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Abstract: The common dolphin (Delphinus sp.) is the most frequently observed cetacean species in the Hauraki Gulf, a large shallow body of water on the northeastern coastline of North Island, New Zealand. Herein, we present the first data relating to the occurrence and distribution of common dolphins in this region and assess the possible effects of abiotic parameters on the demographics of this population. The presence of associated marine species is quantified, and differences in the occurrence and demographics of single and multi-species groups are examined. Sightings data were collected between February 2002 and January 2005 during boat-based surveys. We recorded 719 independent encounters with common dolphins, involving 1 to > 300 animals. Dolphin presence was significantly affected by month, latitude and depth. Group size varied significantly by month, season, depth, sea surface temperature (SST) and latitude, and was highly skewed towards smaller groups made up of < 50 animals. Larger aggregations were most frequent during the austral winter when nutrient upwelling typically leads to increased prey availability within the region. Over 70% of groups encountered contained immature animals and 25% of groups included neonates. Calves were observed throughout the year but were most prevalent in the austral summer months of December and January. Month, season, depth, and SST significantly affected group composition. Common dolphins were observed in association with four cetacean and eight avian species, most frequently with the Australasian gannet (Morus serrator) and the Bryde’s whale (Balaenoptera brydei). The distribution of dolphin-only groups differed significantly from that of dolphin-whale groups, with mono-specific groups found on average in waters that were 3.6 m shallower and 3.1º C warmer. The year-round occurrence and social organisation of common dolphins in Hauraki Gulf waters suggest this region is important both as a calving and nursery ground.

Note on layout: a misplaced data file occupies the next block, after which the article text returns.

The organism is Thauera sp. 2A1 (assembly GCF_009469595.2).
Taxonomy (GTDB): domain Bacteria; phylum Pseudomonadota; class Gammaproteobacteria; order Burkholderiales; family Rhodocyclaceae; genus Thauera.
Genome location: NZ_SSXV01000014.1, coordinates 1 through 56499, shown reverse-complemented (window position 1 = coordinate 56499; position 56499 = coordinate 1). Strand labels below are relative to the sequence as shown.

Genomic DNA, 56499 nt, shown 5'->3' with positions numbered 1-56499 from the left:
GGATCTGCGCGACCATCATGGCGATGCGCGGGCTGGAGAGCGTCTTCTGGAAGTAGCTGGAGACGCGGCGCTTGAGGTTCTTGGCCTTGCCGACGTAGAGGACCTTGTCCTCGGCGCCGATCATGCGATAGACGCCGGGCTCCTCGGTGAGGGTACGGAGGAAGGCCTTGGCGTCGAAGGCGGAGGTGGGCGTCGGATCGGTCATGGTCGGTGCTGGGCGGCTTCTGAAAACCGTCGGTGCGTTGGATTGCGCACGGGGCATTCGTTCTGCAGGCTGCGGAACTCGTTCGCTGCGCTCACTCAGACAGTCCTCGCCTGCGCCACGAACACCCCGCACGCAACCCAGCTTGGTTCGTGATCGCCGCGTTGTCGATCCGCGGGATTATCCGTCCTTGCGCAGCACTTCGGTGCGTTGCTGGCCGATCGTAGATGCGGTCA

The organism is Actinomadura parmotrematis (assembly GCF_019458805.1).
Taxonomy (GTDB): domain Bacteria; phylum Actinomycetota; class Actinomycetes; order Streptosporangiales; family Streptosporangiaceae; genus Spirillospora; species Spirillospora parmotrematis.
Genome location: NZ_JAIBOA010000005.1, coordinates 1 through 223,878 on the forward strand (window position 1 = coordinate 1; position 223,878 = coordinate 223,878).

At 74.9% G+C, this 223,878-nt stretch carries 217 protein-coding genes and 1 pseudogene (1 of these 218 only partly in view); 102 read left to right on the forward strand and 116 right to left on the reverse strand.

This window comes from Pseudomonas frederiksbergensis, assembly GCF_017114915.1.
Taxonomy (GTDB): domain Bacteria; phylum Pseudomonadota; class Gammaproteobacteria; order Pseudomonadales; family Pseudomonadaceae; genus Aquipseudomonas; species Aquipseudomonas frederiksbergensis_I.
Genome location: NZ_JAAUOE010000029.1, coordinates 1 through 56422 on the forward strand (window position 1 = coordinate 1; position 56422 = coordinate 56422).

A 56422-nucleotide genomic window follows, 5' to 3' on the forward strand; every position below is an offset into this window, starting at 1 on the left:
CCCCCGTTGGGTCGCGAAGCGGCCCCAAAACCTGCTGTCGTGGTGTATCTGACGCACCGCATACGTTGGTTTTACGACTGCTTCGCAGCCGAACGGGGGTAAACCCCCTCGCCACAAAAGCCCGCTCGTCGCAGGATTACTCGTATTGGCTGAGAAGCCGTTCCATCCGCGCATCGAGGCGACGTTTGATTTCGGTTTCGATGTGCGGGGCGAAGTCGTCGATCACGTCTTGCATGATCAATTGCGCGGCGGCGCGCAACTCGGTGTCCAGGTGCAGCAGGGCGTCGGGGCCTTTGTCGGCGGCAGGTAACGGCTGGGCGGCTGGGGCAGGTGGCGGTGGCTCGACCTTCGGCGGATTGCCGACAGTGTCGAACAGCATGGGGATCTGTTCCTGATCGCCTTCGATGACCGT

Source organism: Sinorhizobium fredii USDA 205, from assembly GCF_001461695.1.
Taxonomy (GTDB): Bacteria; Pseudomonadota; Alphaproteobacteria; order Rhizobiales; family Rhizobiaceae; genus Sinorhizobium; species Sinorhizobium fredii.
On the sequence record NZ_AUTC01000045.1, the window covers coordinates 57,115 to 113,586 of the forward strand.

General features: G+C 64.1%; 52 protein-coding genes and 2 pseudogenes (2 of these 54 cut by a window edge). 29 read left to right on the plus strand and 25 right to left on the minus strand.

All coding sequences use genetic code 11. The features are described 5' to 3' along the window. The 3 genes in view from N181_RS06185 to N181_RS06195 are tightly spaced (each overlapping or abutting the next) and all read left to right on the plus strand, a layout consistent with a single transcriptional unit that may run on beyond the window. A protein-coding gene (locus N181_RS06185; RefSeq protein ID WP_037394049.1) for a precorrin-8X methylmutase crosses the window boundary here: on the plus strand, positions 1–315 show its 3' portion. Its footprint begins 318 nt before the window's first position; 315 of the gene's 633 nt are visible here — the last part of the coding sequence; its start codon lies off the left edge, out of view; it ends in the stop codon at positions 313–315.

Key Words: common dolphin, Delphinus, occurrence, demographics, prey, calving, nursery, predation, Hauraki Gulf, New Zealand
Document Type: Research article
Page Numbers: 200-211